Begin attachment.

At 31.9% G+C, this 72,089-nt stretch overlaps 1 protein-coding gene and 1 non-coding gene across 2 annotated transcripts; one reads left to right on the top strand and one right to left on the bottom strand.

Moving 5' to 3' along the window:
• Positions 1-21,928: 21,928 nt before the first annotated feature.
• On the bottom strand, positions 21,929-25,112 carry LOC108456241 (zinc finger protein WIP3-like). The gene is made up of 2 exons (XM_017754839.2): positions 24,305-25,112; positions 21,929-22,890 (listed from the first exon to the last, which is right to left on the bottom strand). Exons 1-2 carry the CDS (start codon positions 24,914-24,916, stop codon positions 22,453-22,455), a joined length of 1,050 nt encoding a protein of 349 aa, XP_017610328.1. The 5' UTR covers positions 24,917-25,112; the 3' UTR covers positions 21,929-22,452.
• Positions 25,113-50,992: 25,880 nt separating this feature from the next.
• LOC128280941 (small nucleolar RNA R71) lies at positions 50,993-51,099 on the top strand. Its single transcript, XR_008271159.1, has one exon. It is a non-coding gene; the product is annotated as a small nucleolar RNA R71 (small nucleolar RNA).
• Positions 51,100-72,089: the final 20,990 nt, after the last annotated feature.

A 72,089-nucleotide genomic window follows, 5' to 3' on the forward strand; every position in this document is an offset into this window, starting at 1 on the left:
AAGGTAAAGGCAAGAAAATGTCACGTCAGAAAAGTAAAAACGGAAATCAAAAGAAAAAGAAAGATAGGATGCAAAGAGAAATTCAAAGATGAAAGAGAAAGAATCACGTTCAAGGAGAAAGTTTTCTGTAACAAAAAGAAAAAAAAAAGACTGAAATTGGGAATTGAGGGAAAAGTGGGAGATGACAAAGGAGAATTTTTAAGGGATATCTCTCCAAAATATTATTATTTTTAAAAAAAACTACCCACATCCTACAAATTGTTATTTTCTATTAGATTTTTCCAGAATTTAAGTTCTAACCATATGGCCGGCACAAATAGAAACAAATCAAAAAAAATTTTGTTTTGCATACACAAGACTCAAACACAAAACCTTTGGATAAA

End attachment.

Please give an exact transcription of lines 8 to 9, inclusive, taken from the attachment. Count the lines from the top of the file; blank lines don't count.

A 72,089-nucleotide genomic window follows, 5' to 3' on the forward strand; every position in this document is an offset into this window, starting at 1 on the left:
AAGGTAAAGGCAAGAAAATGTCACGTCAGAAAAGTAAAAACGGAAATCAAAAGAAAAAGAAAGATAGGATGCAAAGAGAAATTCAAAGATGAAAGAGAAAGAATCACGTTCAAGGAGAAAGTTTTCTGTAACAAAAAGAAAAAAAAAAGACTGAAATTGGGAATTGAGGGAAAAGTGGGAGATGACAAAGGAGAATTTTTAAGGGATATCTCTCCAAAATATTATTATTTTTAAAAAAAACTACCCACATCCTACAAATTGTTATTTTCTATTAGATTTTTCCAGAATTTAAGTTCTAACCATATGGCCGGCACAAATAGAAACAAATCAAAAAAAATTTTGTTTTGCATACACAAGACTCAAACACAAAACCTTTGGATAAA